So, let’s come at this from a different angle. I’d suggest this golden rule for broadcasters planning an item at election time: think about things from a candidate’s point of view. Then answer this simple question before going ahead: if I were standing for election, would I think the actual output – as transmitted – is fair? If the answer is no, it probably breaches the rules.
That said, there’s no excuse for not reading the relevant bits of the Code yourself. They’re contained in Section Six (http://www.ofcom.org.uk/tv/ifi/codes/bcode/) and they’re really not that tricky. But I’ll summarise a few of the highlights (you can turn to the Code itself for the actual wording):
- Due weight must be given to major parties. In England, that’s Labour, Conservative and Liberal Democrat. In addition, there’s the SNP for broadcasts in Scotland; and there’s Plaid Cymru in Wales. The major parties in Northern Ireland are DUP; Sinn Fein; SDLP and UUP.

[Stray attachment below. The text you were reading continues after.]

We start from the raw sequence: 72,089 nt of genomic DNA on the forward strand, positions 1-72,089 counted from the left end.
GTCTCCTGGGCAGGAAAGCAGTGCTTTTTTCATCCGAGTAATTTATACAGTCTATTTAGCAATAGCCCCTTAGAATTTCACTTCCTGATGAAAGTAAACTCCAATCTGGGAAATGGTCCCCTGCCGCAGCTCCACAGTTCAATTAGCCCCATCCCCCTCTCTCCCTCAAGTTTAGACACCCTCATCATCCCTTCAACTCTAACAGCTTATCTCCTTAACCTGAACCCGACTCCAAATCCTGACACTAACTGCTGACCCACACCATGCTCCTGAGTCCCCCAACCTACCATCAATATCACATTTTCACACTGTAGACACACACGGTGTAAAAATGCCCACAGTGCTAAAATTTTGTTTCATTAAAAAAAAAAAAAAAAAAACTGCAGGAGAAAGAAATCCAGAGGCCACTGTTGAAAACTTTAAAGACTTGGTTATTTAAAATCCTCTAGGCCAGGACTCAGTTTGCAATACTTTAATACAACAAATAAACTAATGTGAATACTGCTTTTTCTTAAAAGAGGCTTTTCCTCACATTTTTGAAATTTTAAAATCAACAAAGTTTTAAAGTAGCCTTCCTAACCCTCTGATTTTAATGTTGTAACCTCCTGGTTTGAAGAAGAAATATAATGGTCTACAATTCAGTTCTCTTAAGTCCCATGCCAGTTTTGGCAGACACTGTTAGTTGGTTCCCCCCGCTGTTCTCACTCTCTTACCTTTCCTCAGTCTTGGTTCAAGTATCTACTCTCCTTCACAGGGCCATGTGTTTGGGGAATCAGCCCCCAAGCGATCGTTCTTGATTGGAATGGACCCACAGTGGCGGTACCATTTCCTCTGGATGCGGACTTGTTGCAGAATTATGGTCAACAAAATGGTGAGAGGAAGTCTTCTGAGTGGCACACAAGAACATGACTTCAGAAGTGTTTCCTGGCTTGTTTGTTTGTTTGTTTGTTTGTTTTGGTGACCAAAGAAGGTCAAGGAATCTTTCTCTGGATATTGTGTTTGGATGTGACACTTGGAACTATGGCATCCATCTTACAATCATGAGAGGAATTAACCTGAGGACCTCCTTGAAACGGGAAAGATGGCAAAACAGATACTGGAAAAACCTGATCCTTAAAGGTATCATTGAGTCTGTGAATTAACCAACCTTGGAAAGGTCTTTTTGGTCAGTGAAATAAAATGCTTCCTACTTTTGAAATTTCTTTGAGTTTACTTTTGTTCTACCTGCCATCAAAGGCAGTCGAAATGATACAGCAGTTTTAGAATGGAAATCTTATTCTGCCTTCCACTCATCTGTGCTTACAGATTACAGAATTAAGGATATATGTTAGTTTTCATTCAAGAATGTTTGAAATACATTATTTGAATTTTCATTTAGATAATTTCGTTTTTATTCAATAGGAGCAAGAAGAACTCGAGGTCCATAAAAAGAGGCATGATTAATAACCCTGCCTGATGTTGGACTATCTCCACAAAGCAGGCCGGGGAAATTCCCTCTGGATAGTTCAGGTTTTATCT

What does this mean? Well, it reflects the fact that our political system has big parties and little parties. The big parties are those that are most likely to end up controlling governments, assemblies and councils. Their views are important and should be duly prominent in any fair coverage. There’s no requirement for all major parties to appear in each and every item – so long as overall coverage is fair and impartial. As we’ve already seen, that probably wouldn’t include an hour-long ‘debate’ with only one participant! Keep asking that question: if I was a candidate in this election, would I think the output is fair?
- Other parties should receive election coverage as appropriate.
What does this mean in practice? Actually, it’s a judgement call for broadcasters. In some areas there might be significant support for UKIP or the Greens or even a well-backed independent candidate. The best people to judge what is fair and impartial in the particular circumstances (and taking account of proper evidence, of course) are the local experts – you!
- If a candidate takes part in an item about their own constituency or council ward, then candidates of each of the major parties must be offered an opportunity to take part.